That day is still vivid in my mind. Hunched over a big rock, I kept coughing up blood. Finally, I fell and lay there, gasping through the dust in my lungs. I knew it was the end, but I was at peace. I had saved enough to get those coins. My wife would take them to LaxmiNarayan Shetru and a new life would start for my son. I died peacefully knowing that I had won.

And today, I was back to see my victory. I didn’t know who had brought me back and why had they done so 400 years later. But I wasn’t about to complain. This chance was a huge blessing. I only wanted a glimpse of my descendants and their affluence. I knew that if I had been brought to this spot, there must be a reason behind it. One of my descendants was bound to show up sooner or later. I just needed to be patient.

I looked all around me and marveled at the strange metal carts going on the roads below. They seemed to be getting pulled without a horse or a bull. What sorcery was this? I shivered, chanting the name of Shiva in my mind. These were odd times indeed and I didn’t want to linger any longer than I had to. Even the people were funny. They were carrying something in their hand and seemed to be talking to themselves. It seemed like everyone had gone crazy in the future. Even their attire was bizarre.

There were some people who looked like me. It is ironic how the poor always look the same no matter how many centuries they are separated by. The poor didn’t have those magic carts. That seemed to be a privilege of the rich.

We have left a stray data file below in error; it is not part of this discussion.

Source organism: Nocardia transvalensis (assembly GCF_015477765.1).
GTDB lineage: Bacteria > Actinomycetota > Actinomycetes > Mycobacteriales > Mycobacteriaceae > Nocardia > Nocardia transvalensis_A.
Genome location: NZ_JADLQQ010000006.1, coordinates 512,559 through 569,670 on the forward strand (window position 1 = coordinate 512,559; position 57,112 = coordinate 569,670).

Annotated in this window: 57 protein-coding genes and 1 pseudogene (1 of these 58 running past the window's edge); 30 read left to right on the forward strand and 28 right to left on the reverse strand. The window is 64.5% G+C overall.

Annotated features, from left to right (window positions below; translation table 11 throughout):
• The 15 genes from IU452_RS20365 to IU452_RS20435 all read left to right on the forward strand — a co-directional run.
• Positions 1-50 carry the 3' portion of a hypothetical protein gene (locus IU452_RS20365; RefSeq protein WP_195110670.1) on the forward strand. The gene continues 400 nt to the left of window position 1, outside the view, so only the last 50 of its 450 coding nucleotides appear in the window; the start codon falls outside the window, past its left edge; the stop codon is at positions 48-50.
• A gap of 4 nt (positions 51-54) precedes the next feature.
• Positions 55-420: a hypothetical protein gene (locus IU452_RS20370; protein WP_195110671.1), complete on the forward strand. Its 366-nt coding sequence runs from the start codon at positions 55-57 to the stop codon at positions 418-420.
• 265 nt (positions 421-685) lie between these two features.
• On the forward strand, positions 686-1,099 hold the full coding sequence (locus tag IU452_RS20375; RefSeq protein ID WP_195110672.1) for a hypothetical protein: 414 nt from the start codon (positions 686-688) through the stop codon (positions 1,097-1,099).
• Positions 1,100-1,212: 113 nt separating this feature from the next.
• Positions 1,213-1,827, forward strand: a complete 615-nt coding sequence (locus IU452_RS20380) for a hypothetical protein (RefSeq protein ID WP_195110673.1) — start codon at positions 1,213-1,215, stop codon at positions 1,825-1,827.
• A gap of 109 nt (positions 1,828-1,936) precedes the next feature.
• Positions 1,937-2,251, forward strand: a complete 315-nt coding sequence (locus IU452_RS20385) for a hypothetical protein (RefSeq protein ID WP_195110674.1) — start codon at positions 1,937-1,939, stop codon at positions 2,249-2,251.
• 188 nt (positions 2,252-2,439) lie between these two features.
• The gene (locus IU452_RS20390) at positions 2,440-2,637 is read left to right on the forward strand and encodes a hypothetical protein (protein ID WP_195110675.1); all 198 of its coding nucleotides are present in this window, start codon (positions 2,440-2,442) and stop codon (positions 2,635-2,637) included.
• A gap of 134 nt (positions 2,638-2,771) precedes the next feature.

Suddenly, one of the magic carts stopped right below the hill. A tall, young man got out wearing crisp, white clothes and a turban like thing on his head. With a shock I saw that he looked just like my father — the same build, the same features. The resemblance was uncanny, except he had my wife’s eyes. My eyes moistened as I realized that he was the one I was waiting for.

I looked at his big, shiny magic cart, his spotless clothes, the turban-like thing on his head and tears of joy flowed freely from my eyes. My family line was rich.

I, a humble stone mason, had achieved what Kempe Gowda had for his family. I had battled fate and won. If only that young man knew what I had done for him, he would sit at my feet and worship me.

The back door of the magic cart opened, and a short, heavyset man stepped out. He seemed to be in his 50s. I looked closely to see if I recognized him, but he looked very different. This second person was definitely not related to me. All of a sudden, he slapped the young man and started shouting at him. My palms clenched, but the young man just stood with a bowed head, hands folded in front of him. Just like I used to stand in front of my supervisors all those years ago. The young man was begging now, pleading his case. A poor man pleading to the rich. A weak man forever at the mercy of the powerful, just like I had been.

The world started to reel around me. So, all my sacrifices had been for nothing? Were we still so poor, so miserable, that we were not even entitled to basic dignity?

My head was spinning. My wife’s words echoed in my ears — “Poor people shouldn’t have such big dreams.” I wanted to scream in anguish but how could I? I was as devoid of a voice in death as I had been in life. As devoid of a voice as the young man was today! In the silence of my scream, I could hear Fate laugh harder and harder. I started to dissolve into thin air, carrying the harsh sounds of the laughter and the sting of the slap. This is what I had been brought back for. So that fate would have the last laugh!
 

11-Dec-2022

More by :  Priya Khanwalker